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2021 is on track to be the deadliest on record for road rage, data shows

Driving a Car
Posted at 3:24 PM, Jul 09, 2021
and last updated 2021-07-09 15:24:10-04

(WSYM) — At times, driving on Michigan freeways can be a bit stressful, leading to tense situations or even arguments, and now more often than ever before, those arguments are ending in gunfire.

A simple road rage incident led to gunfire last fall in Dearborn, the single bullet leaving a hole in the driver's side door barely missing Aboudy Elhadi.

Aboudy Elhadi, on Dearborn Rage Incident

“It was ready to shoot. He just pulled it out and shot,” said Elhadi.

Elhadi was driving when he saw a car driving recklessly; he decided to roll down his window and exchange a few words, not thinking it would lead to gunshots.

Nearly 80% of drivers expressed significant anger, aggression or the road rage behind the wheel at least once in the past 30 days.

“What did I do to you to deserve to get shot? Like swear, throw fingers, this is normal things. But for you to raise a gun and shoot at people? This is not normal at all,” said Elhadi.

Elhadi was lucky to escape without injury. Some road rage shootings have been fatal, including one this week in Troy, where a 55-year-old Detroit Fire Department lieutenant was shot and killed.

Lt. Mike Shaw, Michigan State Police

"We’re actually getting in arguments and shooting each other over not using a turn signal,” said Michigan State Police Lt. Mike Shaw.

In his 2 decades with the Michigan State Police, Lt. Shaw says he’s never seen this level of violence on the roads. So far this year, Michigan State Police have responded to 26 freeway shootings in metro Detroit, 4 of them fatal. Seven resulted in injuries, and 13 of them were road rage.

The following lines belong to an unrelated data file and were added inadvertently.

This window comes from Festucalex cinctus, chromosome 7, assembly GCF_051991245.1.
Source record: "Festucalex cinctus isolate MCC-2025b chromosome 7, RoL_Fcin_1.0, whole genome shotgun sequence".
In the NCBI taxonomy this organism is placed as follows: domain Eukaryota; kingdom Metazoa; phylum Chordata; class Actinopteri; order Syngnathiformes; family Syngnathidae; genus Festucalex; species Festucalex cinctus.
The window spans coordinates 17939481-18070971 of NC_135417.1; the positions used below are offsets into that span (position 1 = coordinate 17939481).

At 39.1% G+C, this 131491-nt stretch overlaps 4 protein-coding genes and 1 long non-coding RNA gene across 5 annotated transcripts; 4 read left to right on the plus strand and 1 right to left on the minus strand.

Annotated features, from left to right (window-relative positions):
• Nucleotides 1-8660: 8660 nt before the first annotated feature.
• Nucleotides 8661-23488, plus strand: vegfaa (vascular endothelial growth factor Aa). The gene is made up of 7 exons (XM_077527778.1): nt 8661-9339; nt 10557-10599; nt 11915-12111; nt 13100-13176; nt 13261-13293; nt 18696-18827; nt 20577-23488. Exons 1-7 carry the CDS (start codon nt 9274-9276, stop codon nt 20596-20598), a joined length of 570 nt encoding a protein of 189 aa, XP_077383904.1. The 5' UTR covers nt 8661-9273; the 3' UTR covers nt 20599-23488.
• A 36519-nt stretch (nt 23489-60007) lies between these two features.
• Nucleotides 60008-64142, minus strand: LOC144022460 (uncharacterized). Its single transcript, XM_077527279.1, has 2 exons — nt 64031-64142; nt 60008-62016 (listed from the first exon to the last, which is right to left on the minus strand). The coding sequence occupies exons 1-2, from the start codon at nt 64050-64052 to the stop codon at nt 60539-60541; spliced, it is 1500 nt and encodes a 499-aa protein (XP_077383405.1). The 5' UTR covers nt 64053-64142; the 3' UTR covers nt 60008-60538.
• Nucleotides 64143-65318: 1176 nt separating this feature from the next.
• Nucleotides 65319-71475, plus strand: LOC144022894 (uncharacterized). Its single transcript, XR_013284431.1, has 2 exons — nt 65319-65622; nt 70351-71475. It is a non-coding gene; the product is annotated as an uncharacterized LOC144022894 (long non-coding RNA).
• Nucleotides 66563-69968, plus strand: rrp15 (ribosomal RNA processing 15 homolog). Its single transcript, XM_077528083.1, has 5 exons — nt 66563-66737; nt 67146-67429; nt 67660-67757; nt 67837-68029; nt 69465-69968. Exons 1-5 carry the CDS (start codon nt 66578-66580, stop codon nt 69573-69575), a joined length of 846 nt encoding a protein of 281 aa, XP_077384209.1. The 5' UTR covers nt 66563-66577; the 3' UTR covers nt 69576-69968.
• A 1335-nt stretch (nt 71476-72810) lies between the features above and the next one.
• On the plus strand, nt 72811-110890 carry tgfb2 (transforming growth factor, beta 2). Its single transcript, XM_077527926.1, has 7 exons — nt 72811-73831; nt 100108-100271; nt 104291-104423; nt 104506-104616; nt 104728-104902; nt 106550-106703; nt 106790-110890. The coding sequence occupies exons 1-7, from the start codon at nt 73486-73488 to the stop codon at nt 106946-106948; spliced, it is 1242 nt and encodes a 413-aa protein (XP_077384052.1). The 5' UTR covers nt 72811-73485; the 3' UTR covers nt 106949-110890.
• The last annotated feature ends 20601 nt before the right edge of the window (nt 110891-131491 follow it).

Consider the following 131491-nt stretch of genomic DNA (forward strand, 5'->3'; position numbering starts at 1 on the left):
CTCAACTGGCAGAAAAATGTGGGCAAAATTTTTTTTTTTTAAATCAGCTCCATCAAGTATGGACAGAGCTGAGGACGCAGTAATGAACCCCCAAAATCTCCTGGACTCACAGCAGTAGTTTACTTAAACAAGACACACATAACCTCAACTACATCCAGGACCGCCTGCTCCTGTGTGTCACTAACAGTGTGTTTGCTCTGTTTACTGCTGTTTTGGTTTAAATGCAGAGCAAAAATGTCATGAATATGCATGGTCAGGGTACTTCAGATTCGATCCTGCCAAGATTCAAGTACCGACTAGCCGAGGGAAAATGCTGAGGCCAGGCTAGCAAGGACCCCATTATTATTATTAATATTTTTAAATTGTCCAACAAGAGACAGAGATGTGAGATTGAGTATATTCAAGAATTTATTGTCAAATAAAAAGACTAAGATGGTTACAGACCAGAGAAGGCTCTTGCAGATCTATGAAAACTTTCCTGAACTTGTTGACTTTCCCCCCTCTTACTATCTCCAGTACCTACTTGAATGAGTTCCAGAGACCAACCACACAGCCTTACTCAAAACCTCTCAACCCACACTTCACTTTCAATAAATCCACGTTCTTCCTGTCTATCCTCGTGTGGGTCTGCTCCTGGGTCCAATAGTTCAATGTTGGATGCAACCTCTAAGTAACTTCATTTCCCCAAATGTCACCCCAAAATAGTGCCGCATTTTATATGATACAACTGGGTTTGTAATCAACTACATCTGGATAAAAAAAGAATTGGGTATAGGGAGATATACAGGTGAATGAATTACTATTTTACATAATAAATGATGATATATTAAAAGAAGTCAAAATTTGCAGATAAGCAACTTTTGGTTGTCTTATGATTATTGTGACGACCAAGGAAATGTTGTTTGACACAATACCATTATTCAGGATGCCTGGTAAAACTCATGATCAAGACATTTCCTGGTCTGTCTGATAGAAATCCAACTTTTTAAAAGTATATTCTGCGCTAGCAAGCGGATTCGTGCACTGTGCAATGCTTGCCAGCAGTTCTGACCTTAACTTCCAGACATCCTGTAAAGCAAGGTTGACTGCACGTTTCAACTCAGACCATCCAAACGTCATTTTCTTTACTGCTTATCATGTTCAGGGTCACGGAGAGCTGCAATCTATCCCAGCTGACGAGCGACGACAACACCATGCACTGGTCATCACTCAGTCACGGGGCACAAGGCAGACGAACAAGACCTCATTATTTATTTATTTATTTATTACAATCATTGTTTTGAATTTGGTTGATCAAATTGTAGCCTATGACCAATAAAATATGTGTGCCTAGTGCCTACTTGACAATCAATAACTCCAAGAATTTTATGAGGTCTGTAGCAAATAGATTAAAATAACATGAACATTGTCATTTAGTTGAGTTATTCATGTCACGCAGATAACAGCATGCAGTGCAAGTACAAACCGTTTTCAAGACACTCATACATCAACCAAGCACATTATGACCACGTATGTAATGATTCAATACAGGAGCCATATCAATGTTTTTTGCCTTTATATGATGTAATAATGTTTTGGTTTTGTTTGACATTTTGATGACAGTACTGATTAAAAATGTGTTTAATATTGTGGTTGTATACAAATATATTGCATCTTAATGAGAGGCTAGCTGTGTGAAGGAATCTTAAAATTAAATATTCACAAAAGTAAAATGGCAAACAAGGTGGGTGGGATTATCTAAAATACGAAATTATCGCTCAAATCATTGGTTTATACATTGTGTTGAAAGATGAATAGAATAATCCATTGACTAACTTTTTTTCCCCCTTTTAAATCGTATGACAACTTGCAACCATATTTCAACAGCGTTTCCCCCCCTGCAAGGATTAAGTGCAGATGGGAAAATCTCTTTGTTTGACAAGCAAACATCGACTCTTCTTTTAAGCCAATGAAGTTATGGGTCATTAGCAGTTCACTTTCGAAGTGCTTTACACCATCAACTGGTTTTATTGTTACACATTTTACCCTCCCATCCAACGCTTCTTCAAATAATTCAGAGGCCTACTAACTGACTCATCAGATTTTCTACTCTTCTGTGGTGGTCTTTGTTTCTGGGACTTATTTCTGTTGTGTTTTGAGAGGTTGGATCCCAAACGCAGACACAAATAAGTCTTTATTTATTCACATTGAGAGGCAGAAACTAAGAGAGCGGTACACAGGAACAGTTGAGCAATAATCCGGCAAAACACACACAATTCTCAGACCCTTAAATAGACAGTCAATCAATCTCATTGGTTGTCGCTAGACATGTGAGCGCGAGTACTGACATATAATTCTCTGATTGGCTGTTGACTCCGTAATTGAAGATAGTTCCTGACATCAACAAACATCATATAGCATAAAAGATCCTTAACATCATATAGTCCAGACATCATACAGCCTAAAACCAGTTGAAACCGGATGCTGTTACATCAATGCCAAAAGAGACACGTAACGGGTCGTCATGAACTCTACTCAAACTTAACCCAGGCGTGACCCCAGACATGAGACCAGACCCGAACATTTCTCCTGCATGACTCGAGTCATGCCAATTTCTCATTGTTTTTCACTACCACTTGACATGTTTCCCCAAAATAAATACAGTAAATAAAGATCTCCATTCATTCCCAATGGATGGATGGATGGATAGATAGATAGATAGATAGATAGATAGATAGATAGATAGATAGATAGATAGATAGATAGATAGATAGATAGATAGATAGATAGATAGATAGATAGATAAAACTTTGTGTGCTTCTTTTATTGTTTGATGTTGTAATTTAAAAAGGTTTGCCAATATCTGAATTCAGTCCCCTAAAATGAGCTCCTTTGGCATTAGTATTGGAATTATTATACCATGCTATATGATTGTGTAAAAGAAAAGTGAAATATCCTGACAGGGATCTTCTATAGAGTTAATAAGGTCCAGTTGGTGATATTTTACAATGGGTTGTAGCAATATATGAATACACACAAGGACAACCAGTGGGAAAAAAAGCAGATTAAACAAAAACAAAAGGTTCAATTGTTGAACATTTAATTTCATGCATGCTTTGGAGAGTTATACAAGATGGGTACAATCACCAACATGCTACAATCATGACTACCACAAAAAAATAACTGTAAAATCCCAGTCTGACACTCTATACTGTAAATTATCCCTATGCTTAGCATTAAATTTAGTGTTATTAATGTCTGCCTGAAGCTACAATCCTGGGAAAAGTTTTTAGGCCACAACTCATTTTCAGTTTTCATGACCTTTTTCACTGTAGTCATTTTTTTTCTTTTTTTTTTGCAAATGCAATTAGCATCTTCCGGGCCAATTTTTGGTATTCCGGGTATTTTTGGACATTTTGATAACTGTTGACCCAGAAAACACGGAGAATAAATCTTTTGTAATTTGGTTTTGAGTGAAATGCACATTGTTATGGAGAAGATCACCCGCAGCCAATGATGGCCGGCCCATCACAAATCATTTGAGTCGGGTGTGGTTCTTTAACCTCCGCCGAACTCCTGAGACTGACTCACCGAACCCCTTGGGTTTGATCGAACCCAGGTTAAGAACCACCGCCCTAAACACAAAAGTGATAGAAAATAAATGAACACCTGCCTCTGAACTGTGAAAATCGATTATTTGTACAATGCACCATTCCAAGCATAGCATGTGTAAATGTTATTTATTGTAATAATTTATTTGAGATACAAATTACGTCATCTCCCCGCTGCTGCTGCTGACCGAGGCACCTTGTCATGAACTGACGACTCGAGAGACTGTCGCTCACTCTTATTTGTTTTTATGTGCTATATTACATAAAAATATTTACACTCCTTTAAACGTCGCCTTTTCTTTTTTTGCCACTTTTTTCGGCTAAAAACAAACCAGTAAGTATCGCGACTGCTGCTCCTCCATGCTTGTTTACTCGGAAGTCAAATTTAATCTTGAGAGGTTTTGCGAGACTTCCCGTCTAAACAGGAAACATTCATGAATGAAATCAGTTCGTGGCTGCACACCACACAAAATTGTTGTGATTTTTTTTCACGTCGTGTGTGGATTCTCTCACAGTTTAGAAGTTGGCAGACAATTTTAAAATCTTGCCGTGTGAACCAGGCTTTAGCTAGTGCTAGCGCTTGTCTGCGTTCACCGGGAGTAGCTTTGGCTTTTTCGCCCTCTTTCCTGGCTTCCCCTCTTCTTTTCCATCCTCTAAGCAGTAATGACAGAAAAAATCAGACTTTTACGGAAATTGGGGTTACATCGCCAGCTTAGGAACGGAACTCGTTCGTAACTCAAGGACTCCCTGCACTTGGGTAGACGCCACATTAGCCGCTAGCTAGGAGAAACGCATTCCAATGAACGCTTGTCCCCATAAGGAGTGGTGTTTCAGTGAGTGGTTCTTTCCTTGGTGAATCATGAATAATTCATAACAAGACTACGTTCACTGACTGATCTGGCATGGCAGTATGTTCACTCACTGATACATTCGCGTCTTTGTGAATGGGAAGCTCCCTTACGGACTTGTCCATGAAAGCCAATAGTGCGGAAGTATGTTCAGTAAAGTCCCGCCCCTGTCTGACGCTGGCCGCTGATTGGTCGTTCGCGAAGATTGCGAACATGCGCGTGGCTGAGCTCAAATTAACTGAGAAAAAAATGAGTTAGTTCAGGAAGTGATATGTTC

What is road rage?

"This is a huge problem we’re seeing not only here in Detroit, across the state of Michigan, but the entire country,” said Lt. Shaw.

According to Everytown for Gun Safety, in the U.S. there have been nearly double the number of road rage deaths and injuries in 2021, compared to any other year on record, estimating that every 18 hours, a person is either injured or killed in a road rage shooting.

"If current trends continue, 2021 is on track to be the deadliest on record in terms of road rage," said Sarah Burd-Sharps, director of research for Everytown for Gun Safety.

Burd- Sharps says there are likely multiple factors that have led to the increase, including stress from the pandemic and record gun sales. She believes more could be done to bring the number of shootings down.

"There are policy solutions," Burd- Sharps said. "Not trying to say no guns, but saying let’s go at this responsibly. Let's have policies and laws that avoid a situation where a loaded gun is available in a tense situation to somebody who should never have a gun in the first place.”

Sarah Burd-Sharps, director of research for Everytown for Gun Safety

Lt. Shaw says the focus needs to be on conflict resolution and learning how to deescalate tense situations.

“I think it’s always interesting where the gun is the focal point on it. We need to bring it back to the person,” Shaw said. "The gun is just a gun. It’s the person that brings it out there and does illegal things with it.”

In June, after 2-year-old Brison Christian was gunned down on I-75 in a non-road rage shooting, Detroit police announced Operation Brison, working with other departments to increase patrols on freeways.

"Our Metro South Post which covers Wayne County got over 800 illegal guns last year. That’s probably 3 times the amount we’ve gotten before," Shaw said. "We’re going to pass that again this year."

Through May 2021 there have been 353 road rage incidents with a gun with 51% of incidents resulting in injury or death

Shaw says law enforcement alone can’t solve the problem.

"We've also had registered CPL owners pull out a handgun and shoot somebody because they were upset,” Shaw said. "We need to get back to the basics and just let things go.”

Lacking witness cooperation, Shaw says suspects have only been identified in less than half of the 26 freeway shootings this year. Last year, Elhadi’s video led to the shooter being arrested. He says next time, he’ll avoid confrontation when behind the wheel.

"You see that gun, you run, you don’t take that video,” said Elhadi.

"We need to get the community involved and finally get them tired of it, and we haven't reached that point yet,” Shaw said.

Everytown is now projecting more than 800 road rage shootings for 2021 with roughly 500 people being injured or killed.